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Introduction to Information Theory

Lead instructor:

8.1 Shannon's Coding Theorem » Some Notes on Channel Capacity

Note that in the tutorial, “channel capacity” is used to refer to two different, though closely related, things.


Remember that a communication channel is defined by a conditional probability distribution of output signals given input signals, which we can write as P(y|x). The tutorial sometimes refers to the “capacity” of the channel as the mutual information across the channel, I(X:Y), for a given distribution of sender signals, P(x). “Capacity” is also sometimes used to refer, however, to the maximum possible mutual information across the channel, given any distribution of sender signals:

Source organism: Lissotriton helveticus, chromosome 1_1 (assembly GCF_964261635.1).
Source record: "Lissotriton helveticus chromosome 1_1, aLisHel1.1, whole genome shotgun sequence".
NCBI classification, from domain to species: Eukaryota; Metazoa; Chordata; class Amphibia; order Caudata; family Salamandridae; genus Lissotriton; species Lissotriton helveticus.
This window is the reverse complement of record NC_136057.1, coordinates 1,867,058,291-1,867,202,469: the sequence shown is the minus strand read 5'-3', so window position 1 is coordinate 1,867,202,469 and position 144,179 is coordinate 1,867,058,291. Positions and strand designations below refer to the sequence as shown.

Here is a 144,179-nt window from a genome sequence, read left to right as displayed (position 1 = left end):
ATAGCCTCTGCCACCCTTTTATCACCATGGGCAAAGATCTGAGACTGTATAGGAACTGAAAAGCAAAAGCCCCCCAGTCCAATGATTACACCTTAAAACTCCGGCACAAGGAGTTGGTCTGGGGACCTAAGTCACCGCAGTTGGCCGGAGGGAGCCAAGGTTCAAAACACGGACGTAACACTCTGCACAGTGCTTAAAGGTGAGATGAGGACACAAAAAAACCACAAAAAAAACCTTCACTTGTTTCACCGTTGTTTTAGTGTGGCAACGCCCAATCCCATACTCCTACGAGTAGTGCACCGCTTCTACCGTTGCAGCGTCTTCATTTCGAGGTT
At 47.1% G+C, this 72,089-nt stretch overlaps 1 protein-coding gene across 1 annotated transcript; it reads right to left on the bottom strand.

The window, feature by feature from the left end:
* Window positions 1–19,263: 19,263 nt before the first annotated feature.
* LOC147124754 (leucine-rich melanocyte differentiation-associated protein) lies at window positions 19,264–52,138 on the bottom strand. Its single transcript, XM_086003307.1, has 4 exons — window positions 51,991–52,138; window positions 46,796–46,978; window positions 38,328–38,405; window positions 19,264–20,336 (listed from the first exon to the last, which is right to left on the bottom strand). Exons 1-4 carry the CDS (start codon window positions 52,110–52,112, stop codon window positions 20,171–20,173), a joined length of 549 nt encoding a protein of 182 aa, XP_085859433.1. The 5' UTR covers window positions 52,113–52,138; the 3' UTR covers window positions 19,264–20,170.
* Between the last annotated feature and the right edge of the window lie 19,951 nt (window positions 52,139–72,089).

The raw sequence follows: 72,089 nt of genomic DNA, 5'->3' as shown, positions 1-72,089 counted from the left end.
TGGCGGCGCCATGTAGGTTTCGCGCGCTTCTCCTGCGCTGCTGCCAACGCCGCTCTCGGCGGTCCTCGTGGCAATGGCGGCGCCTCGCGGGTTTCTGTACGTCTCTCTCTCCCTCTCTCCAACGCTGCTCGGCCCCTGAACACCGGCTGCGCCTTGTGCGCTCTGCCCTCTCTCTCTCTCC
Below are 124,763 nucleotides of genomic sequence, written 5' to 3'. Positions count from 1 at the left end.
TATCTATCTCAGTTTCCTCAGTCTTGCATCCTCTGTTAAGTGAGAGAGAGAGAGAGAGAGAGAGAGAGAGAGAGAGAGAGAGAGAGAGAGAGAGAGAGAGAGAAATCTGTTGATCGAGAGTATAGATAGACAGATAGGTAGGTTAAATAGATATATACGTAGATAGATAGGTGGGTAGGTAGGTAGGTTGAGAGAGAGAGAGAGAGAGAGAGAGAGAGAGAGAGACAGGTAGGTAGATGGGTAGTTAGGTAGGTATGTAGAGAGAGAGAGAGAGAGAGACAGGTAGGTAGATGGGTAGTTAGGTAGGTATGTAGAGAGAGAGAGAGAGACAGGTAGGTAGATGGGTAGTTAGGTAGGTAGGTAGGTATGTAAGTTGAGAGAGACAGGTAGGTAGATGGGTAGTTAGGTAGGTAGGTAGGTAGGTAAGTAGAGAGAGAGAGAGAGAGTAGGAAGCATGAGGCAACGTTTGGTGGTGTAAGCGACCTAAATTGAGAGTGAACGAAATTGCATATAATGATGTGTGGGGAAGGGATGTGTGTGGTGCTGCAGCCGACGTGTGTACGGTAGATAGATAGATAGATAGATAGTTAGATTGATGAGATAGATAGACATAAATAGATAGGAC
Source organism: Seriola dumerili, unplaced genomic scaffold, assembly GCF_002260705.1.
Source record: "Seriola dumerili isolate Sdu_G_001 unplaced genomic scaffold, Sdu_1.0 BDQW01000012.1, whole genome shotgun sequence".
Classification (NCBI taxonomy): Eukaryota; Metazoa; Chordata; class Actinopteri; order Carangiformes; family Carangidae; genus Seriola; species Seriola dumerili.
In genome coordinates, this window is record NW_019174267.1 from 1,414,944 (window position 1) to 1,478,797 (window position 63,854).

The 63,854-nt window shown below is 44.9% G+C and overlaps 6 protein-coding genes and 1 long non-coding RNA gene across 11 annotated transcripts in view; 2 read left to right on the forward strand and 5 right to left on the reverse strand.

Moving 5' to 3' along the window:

C = maxP(x) I(X:Y)

It is this later meaning of capacity that determines the ultimate bound on the amount of information that can be transmitted across the channel, and is usually the meaning implied by the term “channel capacity” in the information theory literature.

For more information, see Chapter 7 in
Cover and Thomas, Elements of information theory, Wiley, 2006.